HWA ANNOUNCES SUMMER SCARES READING PROGRAM

Los Angeles, California, October 30, 2019
The Horror Writers Association (HWA), in partnership with United for Libraries, Book Riot, and Library Journal/School Library Journal, is proud to announce the second annual Summer Scares Reading Program. Summer Scares is a reading program that provides libraries and schools with an annual list of recommended horror titles for adult, young adult (teen), and middle grade readers. It introduces readers and librarians to new authors and helps start conversations extending beyond the books from each list and promote reading for years to come.

Award-winning author Stephen Graham Jones and a committee of four librarians will select three recommended fiction titles in each reading level, totaling nine Summer Scares selections. The goal of the program is to encourage a national conversation about the horror genre, across all age levels, at libraries nationwide and ultimately attract more adults, teens, and children interested in reading. Official Summer Scares designated authors will also make themselves available at public and school libraries.

“The first stories told around campfires forever ago,” Jones says, “were about monsters the hunting party had seen one valley over, and when the hunter describing this creature raised their arms to re-enact this scary encounter, the shadow the flames threw back from those upraised arms went for millennia. We're still cowering in that shadow. To be afraid is to be human. Horror gifts that back to us with each story, each book, each movie, each story told around all our many campfires.”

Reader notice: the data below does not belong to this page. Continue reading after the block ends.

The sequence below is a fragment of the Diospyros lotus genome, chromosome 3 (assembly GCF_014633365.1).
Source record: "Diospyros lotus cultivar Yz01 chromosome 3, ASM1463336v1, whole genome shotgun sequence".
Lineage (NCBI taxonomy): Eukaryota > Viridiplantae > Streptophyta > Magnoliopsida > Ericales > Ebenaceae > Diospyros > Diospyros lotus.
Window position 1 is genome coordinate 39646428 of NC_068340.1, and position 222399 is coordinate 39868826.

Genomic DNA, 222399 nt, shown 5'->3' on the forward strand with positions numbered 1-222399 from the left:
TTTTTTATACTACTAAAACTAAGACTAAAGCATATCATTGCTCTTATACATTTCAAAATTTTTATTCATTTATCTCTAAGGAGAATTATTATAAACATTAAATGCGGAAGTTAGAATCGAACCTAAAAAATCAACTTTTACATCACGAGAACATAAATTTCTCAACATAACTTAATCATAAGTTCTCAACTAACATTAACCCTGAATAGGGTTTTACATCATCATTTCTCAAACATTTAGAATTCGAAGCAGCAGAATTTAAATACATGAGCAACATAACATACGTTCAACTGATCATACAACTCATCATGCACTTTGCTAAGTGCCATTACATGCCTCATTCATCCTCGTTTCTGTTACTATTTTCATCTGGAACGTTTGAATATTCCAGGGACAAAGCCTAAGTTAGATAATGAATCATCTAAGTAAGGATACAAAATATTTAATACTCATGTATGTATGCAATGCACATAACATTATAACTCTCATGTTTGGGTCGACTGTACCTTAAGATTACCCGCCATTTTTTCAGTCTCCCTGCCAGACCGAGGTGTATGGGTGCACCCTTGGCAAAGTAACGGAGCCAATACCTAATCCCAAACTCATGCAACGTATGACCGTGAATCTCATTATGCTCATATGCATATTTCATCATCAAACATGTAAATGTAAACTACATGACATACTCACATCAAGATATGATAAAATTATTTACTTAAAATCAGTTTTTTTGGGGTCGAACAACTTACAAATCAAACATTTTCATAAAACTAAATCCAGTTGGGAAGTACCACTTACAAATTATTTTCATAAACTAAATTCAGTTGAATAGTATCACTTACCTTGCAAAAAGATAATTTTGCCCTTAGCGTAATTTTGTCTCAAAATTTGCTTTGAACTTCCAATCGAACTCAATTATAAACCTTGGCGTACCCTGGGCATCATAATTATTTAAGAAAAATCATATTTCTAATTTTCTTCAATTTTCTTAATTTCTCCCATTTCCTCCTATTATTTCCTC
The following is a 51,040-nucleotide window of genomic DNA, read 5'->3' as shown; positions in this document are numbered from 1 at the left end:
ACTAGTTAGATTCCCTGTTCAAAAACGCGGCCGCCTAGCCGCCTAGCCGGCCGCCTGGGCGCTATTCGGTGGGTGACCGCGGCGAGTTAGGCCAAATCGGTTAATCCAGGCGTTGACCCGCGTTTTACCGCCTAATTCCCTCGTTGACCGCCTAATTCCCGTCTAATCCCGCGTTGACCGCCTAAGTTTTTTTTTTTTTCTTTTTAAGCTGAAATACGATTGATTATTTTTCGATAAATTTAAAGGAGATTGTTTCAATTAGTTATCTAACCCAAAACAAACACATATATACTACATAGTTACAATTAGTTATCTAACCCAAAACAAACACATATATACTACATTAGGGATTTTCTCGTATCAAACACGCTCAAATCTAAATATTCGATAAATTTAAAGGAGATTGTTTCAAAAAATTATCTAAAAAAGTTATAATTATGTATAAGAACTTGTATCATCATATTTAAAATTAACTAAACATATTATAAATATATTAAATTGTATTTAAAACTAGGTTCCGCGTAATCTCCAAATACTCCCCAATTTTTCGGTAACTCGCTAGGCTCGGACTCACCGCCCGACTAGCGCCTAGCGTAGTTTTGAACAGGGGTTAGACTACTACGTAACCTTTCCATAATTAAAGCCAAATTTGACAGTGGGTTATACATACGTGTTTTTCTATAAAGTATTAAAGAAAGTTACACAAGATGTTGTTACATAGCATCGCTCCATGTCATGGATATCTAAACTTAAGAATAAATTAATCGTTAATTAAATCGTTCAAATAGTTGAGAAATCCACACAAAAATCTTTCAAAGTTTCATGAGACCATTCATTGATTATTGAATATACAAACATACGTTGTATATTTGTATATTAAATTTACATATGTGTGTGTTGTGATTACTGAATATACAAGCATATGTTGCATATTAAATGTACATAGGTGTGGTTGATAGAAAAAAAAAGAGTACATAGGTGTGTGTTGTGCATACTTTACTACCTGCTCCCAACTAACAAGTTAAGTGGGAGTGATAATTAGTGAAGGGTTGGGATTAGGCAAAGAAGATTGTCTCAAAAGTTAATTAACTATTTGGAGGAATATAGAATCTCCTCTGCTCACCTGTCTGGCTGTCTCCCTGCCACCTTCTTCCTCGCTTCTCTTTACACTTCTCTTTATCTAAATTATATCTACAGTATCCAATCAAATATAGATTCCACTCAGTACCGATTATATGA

The committee’s final selections will be announced on February 14, 2020 — National Library Lover’s Day. Jones, along with some of the selected authors, will appear on a panel to kickoff Summer Scares at a special stand-alone Librarians Day on May 7, 2020 at the Naperville, IL Public Library. Details on the event and sign up materials will be available in January, 2020. 

Between the announcement of the titles and the kickoff event, the committee and its partners will publish lists of more suggested titles for further reading. Official Summer Scares podcasting partner, Ladies of the Fright Podcast, will also record episodes in conjunction with Summer Scares.

Look for more information coming soon in Library Journal, School Library Journal, and Book Riot, as well as from United for Libraries and at the HWA’s website: www.horror.org. For more information about Summer Scares, contact JG Faherty, HWA Library Committee Chair (libraries@horror.org), or Becky Spratford, HWA Secretary (bspratford@hotmail.com)